contact us

Use the form on the right to contact us.

You can edit the text in this area, and change where the contact form on the right submits to, by entering edit mode using the modes on the bottom right.

225 Friend Street, Suite 704
Boston, MA 02114

617-725-0000

ANet is a nonprofit dedicated to the premise that every child in America deserves an excellent education and the opportunities it provides. We pursue our vision of educational equality in America by helping schools boost student learning with great teaching that is grounded in standards, informed by data, and built on the successful practices of educators around the country.

The power of questions

ANet blog

As a mission-driven nonprofit organization, our primary concern is helping ensure equitable opportunity for all students.

Working alongside schools, we’ve learned that great teaching is grounded in standards, data, and insights shared among educators. We believe a blog can help us make a difference by spreading the ideas and effective practices of educators we work with.

We’re proud of the expertise our team has built over our ten years, and we'll be featuring contributions from ANetters across the org on topics in which they’ve immersed themselves.

Help us spread opportunity for all students: please share posts that you find valuable with your colleagues. And please add your thoughts in the comments: we would love this blog to facilitate knowledge-sharing in all directions.

The power of questions

Jeff Odell

by Sarah Tierney

When someone asks you a question, the ball’s in your court. Your brain engages in a deeper, more active way than if information were being fed to you. Teachers take advantage of this phenomenon when they ask thoughtful questions that push students to cite evidence and make inferences based on the text.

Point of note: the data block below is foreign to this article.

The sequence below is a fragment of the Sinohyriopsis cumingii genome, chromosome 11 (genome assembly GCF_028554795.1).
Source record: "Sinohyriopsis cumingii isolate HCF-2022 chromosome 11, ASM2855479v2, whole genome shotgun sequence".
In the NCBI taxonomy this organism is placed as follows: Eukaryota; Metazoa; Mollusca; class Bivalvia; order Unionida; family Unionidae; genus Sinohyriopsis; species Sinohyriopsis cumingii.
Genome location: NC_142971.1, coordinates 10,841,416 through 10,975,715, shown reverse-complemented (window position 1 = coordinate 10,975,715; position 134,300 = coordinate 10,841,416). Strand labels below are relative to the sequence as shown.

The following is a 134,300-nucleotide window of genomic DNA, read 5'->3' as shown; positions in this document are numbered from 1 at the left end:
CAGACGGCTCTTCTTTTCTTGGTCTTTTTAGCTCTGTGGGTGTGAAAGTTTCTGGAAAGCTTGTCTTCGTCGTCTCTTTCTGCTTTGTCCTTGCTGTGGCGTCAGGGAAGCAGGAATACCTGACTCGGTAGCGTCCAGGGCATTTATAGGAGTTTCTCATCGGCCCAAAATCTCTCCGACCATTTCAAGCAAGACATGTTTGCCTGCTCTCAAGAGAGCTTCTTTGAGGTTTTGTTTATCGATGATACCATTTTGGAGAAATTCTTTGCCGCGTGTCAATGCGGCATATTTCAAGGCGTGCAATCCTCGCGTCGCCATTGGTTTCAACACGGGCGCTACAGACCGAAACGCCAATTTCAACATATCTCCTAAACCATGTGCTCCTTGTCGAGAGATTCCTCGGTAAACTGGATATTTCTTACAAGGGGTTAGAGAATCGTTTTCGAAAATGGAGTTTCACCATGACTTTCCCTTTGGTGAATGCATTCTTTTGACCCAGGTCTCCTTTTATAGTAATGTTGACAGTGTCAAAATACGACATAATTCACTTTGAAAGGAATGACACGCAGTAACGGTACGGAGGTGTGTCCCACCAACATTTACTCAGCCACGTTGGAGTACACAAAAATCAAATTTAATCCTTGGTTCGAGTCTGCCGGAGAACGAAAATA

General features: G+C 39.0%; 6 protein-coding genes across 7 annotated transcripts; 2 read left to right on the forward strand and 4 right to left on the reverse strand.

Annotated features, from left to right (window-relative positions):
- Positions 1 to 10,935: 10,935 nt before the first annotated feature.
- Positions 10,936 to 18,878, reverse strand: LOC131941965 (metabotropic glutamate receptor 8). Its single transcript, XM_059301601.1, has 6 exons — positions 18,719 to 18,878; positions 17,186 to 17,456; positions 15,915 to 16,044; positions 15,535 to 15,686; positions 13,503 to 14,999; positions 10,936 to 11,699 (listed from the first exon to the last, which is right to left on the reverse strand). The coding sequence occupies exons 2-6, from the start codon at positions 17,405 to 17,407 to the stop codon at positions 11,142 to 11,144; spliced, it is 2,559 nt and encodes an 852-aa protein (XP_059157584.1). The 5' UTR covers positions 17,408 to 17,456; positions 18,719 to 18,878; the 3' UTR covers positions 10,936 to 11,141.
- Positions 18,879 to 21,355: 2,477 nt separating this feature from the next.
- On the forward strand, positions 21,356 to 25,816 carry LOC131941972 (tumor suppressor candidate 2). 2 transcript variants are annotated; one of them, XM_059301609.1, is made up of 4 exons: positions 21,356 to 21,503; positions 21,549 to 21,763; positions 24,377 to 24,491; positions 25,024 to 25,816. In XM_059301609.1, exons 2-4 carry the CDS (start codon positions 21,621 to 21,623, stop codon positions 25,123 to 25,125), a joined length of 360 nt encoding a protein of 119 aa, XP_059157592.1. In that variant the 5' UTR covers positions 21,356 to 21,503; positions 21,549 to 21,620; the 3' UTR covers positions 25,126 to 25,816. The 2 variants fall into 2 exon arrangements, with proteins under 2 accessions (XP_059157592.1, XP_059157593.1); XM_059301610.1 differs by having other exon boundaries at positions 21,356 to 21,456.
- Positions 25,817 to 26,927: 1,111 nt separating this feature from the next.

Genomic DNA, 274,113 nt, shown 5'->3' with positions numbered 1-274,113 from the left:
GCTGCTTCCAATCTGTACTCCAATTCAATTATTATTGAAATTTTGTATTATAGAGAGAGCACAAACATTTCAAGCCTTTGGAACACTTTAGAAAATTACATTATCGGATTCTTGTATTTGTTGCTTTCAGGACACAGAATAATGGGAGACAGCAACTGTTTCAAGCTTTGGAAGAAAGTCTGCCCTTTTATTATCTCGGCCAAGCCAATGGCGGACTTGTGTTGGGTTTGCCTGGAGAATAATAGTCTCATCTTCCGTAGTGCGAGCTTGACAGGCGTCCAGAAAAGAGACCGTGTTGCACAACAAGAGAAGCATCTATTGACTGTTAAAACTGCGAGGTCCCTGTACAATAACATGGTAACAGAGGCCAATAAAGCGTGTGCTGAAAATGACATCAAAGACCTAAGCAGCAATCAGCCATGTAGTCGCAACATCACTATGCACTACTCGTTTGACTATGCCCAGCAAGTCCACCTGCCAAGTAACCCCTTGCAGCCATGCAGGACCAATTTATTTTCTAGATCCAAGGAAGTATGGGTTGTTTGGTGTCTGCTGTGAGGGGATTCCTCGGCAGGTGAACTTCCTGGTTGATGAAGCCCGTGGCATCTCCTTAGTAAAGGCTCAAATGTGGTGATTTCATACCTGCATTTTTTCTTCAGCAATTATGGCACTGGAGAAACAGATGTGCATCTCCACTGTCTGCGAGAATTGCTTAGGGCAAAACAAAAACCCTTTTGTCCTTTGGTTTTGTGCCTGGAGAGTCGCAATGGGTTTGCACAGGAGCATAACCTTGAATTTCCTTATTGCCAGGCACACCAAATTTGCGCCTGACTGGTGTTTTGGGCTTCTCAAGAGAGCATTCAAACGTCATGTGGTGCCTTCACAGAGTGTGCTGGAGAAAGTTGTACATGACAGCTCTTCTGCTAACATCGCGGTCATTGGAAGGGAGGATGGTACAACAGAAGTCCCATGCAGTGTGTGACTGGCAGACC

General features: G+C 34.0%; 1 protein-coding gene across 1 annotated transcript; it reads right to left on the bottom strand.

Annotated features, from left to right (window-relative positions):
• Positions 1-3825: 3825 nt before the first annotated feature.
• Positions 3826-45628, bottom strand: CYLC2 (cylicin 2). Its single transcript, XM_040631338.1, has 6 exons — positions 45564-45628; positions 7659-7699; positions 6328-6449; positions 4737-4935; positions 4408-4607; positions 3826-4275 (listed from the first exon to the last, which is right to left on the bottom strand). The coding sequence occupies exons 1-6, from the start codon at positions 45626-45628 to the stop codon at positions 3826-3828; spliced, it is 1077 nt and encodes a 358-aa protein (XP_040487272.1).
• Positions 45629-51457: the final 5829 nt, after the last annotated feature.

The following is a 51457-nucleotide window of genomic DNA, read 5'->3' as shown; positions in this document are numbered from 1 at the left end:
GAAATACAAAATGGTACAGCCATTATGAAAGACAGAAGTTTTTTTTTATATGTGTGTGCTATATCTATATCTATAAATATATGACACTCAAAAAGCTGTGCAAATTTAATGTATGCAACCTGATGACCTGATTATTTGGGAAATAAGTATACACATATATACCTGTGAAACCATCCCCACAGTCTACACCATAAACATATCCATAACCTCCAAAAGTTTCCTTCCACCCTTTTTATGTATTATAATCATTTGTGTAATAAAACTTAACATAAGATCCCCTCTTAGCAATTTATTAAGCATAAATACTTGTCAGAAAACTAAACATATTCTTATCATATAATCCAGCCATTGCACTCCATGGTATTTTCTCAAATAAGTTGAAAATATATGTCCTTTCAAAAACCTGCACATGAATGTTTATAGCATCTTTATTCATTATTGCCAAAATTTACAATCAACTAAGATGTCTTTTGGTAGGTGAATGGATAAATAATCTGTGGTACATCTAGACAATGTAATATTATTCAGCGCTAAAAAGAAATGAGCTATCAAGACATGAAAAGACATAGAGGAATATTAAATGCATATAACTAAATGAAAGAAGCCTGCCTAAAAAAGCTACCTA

Reading Standard 1 explicitly calls for students to practice these skills:

Read closely to determine what the text says explicitly and to make logical inferences from it; cite specific textual evidence when writing or speaking to support conclusions drawn from the text.

Teachers can help students learn to think and reason this way by using text-dependent questions to guide how students engage with texts.

Watch this video of 2nd grade teacher Lucy Makuro, from Alain Locke Charter School in Chicago, IL, to learn how she uses text-dependent questions to guide her lessons and give her insight into students' learning.

It’s important to remember that the goal is not to ask text-dependent questions for the sake of asking text-dependent questions but rather, to use scaffolded, sequenced questions to help students understand and make meaning of the text. Crafting your questions ahead of time, as well as follow-up questions you might ask if students struggle, ensures everyone stays on track, driving toward the questions that will help students unlock the meaning of the text.

Click below to learn how to craft a powerful series of questions that will support students as they delve into text-centered reading, writing, and discussion.


We’ve spent ten years learning from thousands of leaders and teachers across the country about the things that make a big difference for schools. Now, we want to give you the opportunity to do the same. We’ve organized these Lessons From the Field in a new section of our website by our main areas of focus—everything from harnessing the power of formative assessments to fostering a culture of adult learning.

Sarah is a director of new partnerships and former coach at ANet. She’s leading the Lessons From the Field project.

 Subscribe in a reader